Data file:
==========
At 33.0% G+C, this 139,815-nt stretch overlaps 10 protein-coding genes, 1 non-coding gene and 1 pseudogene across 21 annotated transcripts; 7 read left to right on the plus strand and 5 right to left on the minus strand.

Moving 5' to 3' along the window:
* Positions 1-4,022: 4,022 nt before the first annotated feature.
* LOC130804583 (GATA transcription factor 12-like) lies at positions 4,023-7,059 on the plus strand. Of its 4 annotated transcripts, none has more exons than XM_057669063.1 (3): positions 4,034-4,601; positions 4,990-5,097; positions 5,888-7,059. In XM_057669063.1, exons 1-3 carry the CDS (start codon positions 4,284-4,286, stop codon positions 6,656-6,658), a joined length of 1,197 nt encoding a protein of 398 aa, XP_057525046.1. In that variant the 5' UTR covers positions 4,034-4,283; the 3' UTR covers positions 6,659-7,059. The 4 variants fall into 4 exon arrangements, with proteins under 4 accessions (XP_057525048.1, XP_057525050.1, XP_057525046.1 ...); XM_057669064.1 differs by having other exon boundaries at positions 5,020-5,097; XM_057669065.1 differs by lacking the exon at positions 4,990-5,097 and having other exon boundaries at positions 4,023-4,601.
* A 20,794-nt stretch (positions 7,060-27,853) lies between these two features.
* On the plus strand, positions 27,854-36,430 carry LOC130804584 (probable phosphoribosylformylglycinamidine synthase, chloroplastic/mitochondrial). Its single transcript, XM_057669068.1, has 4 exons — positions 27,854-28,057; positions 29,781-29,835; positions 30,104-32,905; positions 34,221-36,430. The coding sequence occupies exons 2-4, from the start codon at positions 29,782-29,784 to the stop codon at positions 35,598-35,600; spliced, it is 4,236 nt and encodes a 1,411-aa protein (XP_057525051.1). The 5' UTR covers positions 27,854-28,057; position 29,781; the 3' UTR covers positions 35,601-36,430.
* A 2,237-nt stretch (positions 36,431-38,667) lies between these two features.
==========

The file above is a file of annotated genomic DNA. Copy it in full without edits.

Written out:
At 33.0% G+C, this 139,815-nt stretch overlaps 10 protein-coding genes, 1 non-coding gene and 1 pseudogene across 21 annotated transcripts; 7 read left to right on the plus strand and 5 right to left on the minus strand.

Moving 5' to 3' along the window:
* Positions 1-4,022: 4,022 nt before the first annotated feature.
* LOC130804583 (GATA transcription factor 12-like) lies at positions 4,023-7,059 on the plus strand. Of its 4 annotated transcripts, none has more exons than XM_057669063.1 (3): positions 4,034-4,601; positions 4,990-5,097; positions 5,888-7,059. In XM_057669063.1, exons 1-3 carry the CDS (start codon positions 4,284-4,286, stop codon positions 6,656-6,658), a joined length of 1,197 nt encoding a protein of 398 aa, XP_057525046.1. In that variant the 5' UTR covers positions 4,034-4,283; the 3' UTR covers positions 6,659-7,059. The 4 variants fall into 4 exon arrangements, with proteins under 4 accessions (XP_057525048.1, XP_057525050.1, XP_057525046.1 ...); XM_057669064.1 differs by having other exon boundaries at positions 5,020-5,097; XM_057669065.1 differs by lacking the exon at positions 4,990-5,097 and having other exon boundaries at positions 4,023-4,601.
* A 20,794-nt stretch (positions 7,060-27,853) lies between these two features.
* On the plus strand, positions 27,854-36,430 carry LOC130804584 (probable phosphoribosylformylglycinamidine synthase, chloroplastic/mitochondrial). Its single transcript, XM_057669068.1, has 4 exons — positions 27,854-28,057; positions 29,781-29,835; positions 30,104-32,905; positions 34,221-36,430. The coding sequence occupies exons 2-4, from the start codon at positions 29,782-29,784 to the stop codon at positions 35,598-35,600; spliced, it is 4,236 nt and encodes a 1,411-aa protein (XP_057525051.1). The 5' UTR covers positions 27,854-28,057; position 29,781; the 3' UTR covers positions 35,601-36,430.
* A 2,237-nt stretch (positions 36,431-38,667) lies between these two features.